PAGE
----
I was having this conversation with a friend the other day who just got his x100s. I know the internet photo rock stars (chase, zack, etc.) love these cameras, but I can’t justify or see spending more than $600-700 on a fixed lens camera like the x100s or $800-900 on the RX1. Not when I can pick up an EOS 6D and a 35mm f/2 IS USM for $110 less based on today’s prices at B&H or Adorama. Then for the price to add on the Zeiss external optical view-finder for the RX1 ($598) I could add a 50mm 1.4 and a decent flash with a bounce head to the 6D.

    Are some of the features on the RX1 the future? I sure hope they are. I would love to find an alternative to Leica since they have become a boutique product instead of a high-end tool. Are they there yet? Not even close… I think I’ll spend that $2600 to fund a project I’ve been wanting to shoot and make it kick ass with the gear I already have, hipster look or not…

    • Mike June 18, 2013 at 5:06 pm #

      You don’t get it do you?

      • Brett F. June 19, 2013 at 5:15 am #

        Mike, apparently I don’t and I’m totally content with that.

        • Verdoux June 20, 2013 at 5:20 am #

          The point is you get a big sensor on a small camera that you can take with you everywhere (unlike the 6D with its accessories).

          • Brett F. June 23, 2013 at 7:04 pm #

            Carrying a camera the size of the 6D and 35mm f/2 IS has never bothered me. If you don’t think you’ll need an external flash or other accessories you can leave them at home. Therefore its not obtrusive to me going about my daily life. I carried an F5, D1H, D1X, D2H, 1D II, III, etc… 8-10hrs a day, every day of my career as a PJ so I’m used to it. Sure, something the size of a Leica M series camera would be more convenient and slightly less obtrusive, but convenience isn’t worth the price point these cameras are at (my opinion). The only time I leave my 5D series camera at home is when I’m out and about with friends for a night of bar hopping and at that point I bring along my G12 not only for its size, but lower price point incase something happens to it. Would it be great to have an RX1 in the $800-900 range? Yes, but I cant justify investing $2800 ($3400 w/ an external viewfinder) on a tool that limits me to one focal length. Its the same reason I wouldn’t buy a hammer that limits me to hitting on kind of nail.

  4. Tom deBruyn June 18, 2013 at 10:16 am #

    I’m curios if you got to test the high speed sync due to the leaf shutter? One of the most attractive features to me is using on location lighting and dampening the sun’s effects during the peak hours.

  5. Ben June 18, 2013 at 10:19 am #

    It seems like the real advantage Sony has is autofocus Zeiss lenses. It seems like they are also limiting their market by not allowing you to buy MORE lenses. I couldn’t live without the viewfinder. Looking at the back of the camera gives a false sense of perspective.

  6. Rabi June 18, 2013 at 11:06 am #

    Props to Erik for saying something that I’ve thought for ages: If the choice is between flash and VF, the latter should win. I’d rather have a finder built in and an optional flash than vice versa.

  7. Bill Marson June 18, 2013 at 11:36 am #

    Erik/Chase — I would be very interested in hearing your comparison opinions on the Sony RX1 versus the FujiFilm x100s; both having fixed, non interchangeable lenses. If I’m going to go out and spend the money on one of these ‘travel’ camera’s, which one wins head-to-head?

    • pixbyeric June 18, 2013 at 1:01 pm #

      I was very intrested in x100s but for months of researching and playing around, x100s is a great camera but it’s not on the same level as RX1. the biggest problem with x100s is the soft image at f2. and you think RX1 autofocus is slow and not accurate time to time? x100s is little worse than that… RX1 is expensive but it does give you amazing IQ with that excellent lens. I bought for lens alone, FF sensor is also nice for boken lover like me too.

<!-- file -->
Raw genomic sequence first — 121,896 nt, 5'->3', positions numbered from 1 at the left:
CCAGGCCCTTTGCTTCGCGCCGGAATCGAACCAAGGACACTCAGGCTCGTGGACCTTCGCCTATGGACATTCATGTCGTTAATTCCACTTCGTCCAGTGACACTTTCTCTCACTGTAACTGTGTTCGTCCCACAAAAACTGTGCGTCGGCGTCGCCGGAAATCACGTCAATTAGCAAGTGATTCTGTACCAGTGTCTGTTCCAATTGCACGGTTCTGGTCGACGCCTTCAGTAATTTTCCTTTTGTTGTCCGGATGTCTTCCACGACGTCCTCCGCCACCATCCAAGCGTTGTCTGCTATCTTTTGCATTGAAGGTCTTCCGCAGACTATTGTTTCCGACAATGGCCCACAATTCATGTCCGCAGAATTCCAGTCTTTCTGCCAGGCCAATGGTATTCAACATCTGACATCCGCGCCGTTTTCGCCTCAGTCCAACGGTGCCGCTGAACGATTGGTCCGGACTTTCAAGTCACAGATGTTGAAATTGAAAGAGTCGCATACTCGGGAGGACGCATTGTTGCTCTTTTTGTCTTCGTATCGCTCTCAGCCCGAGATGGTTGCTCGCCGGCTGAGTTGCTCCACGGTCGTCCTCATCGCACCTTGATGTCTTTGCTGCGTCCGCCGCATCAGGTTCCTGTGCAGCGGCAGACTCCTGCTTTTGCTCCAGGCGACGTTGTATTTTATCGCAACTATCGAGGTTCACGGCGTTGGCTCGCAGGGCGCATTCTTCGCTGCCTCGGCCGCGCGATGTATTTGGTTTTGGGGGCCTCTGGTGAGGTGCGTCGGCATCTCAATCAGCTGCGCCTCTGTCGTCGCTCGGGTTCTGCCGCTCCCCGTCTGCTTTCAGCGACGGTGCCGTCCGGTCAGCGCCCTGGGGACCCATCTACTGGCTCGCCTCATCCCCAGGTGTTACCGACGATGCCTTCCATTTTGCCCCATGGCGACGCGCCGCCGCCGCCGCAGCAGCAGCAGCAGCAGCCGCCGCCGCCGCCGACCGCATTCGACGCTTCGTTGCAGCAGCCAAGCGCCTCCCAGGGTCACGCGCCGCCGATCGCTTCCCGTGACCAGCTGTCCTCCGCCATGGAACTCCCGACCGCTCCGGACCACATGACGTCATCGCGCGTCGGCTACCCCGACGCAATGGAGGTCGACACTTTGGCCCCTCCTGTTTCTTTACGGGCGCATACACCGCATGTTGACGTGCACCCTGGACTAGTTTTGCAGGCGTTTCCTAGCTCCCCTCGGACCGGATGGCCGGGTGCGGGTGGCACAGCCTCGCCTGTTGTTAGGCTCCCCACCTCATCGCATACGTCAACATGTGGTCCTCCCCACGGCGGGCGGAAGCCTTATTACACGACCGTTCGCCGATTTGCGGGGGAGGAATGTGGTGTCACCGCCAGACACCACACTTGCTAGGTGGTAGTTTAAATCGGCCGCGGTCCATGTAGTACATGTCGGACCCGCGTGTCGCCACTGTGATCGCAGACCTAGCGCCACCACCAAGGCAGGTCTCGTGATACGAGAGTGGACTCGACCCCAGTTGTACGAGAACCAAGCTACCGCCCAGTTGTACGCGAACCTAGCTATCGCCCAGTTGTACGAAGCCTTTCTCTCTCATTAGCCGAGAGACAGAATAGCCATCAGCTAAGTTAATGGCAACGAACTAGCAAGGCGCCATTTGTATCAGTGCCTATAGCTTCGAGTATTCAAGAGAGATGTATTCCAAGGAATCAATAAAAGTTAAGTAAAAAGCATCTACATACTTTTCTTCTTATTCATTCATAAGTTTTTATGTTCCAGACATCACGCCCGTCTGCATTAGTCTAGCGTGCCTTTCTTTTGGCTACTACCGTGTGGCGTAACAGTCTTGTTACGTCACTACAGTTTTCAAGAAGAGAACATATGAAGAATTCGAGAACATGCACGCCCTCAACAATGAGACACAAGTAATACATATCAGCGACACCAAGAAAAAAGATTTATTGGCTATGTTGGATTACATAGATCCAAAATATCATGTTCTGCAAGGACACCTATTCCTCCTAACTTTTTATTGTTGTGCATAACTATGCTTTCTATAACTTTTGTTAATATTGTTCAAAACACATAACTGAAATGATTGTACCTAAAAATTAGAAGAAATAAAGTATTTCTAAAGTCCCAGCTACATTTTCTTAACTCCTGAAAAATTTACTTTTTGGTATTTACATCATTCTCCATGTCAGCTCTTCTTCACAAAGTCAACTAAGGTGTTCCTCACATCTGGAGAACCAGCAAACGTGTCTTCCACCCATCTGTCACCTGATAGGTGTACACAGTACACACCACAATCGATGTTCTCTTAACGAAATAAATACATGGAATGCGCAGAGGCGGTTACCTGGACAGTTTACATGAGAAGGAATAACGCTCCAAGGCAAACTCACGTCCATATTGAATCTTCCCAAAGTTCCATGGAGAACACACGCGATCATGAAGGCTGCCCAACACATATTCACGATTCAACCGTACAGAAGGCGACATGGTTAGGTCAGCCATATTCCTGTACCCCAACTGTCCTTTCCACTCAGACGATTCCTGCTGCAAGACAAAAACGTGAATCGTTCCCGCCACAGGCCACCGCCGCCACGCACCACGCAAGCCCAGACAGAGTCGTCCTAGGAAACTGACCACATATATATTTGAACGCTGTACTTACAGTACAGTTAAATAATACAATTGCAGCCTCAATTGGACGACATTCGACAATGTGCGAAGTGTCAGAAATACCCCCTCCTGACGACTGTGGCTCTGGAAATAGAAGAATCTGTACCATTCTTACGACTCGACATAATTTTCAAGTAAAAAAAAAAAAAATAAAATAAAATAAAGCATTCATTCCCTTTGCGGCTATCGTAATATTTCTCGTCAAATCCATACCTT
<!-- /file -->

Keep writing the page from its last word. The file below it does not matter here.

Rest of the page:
• Verdoux June 20, 2013 at 5:15 am #

        It was the x100 that had the sloooow auto focus, not the x100s.

  8. Davor Pavlic June 18, 2013 at 11:59 am #

    I’m not sure if I would call this a review, rather tughts on the camera. Rather surprised you did this after the last one.
    And regarding the silent shutter… I can agree with you to a point, I also love the mechanical sound of the shutter, but it could do with a little less of a machine gun sound for those shots in the streets, theatre and anywhere you have to be quiet.

  9. pixbyeric June 18, 2013 at 12:51 pm #

    love the silent shutter and its amazing lens. It’s worth $2800 for lens alone! oh and FF sensor is also nice.

  10. Bill Marson June 18, 2013 at 1:36 pm #

    Thanks for the reply. One more question — did you try using the pop-up flash? How did it perform? Are you able to hotshoe mount a pocket wizard?

    • eric June 19, 2013 at 12:51 pm #

      popup flash on RX1 is not great. maybe okay to barely good.

  11. hemuda June 18, 2013 at 3:40 pm #

    Lets see. Nkion d600 + 35mm = $3500+
    Canon 6d + 35mm = $3100+

    The lens on RX1 is not a joke it would alone cost $1500+. It is among the best lenses!

  12. Wes June 18, 2013 at 7:52 pm #

    This is the type of content thats been missing. Loved it.

  13. Scott Reither June 18, 2013 at 8:31 pm #

    I’ve been researching small mirror less cameras as a carry-around so I don’t have to lug around the D800 all the time. I looked at this camera. The price is a bit unsettling, but I’d still buy it if it were “right”. I don’t think that i would mind the fixed lens – i get SO sick of dust on sensors! The lack of a a viewfinder ends up being the deal breaker for me (and an extra LOT of money for the EVF becomes insulting). I wanna compose photographs with the camera-to-eye. So, still not sure… I too like to be ale to hear a shutter.

  14. Bill Marson June 18, 2013 at 9:28 pm #

    Zeiss also has the Touit line for Sony/Fuji. Wondering how that Touit glass compares to the Sonnar glass on this smaller cameras.

  15. Lee Hammond June 18, 2013 at 10:18 pm #

    You can rent it here:

    I love the Fuji x100s. You get used to the fixed lens, shooting with one hand, awesome dynamic range, ultrashort shutter lag, rangefinder look. Compared with the price of the RX1, the x100s seems pretty good.

  16. Jim Cutler June 19, 2013 at 6:40 am #

    Totally like the camera reviews/impressions. Thanks.

  17. Joe July 3, 2013 at 9:14 am #

    Hi Erik, could you take us through your black and white process, how you tune it etc would be great

  18. palinode July 4, 2013 at 4:55 pm #

    I’m with you on the shutter sound. My current camera has an electronic shutter option, which initially pleased me to no end – I liked the idea of taking unobtrusive street shots or super-sharp images. But the artificial shutter noise supplied by the camera sounds like someone eating crackers under a heavy blanket. After a few days I went back to the mechanical shutter.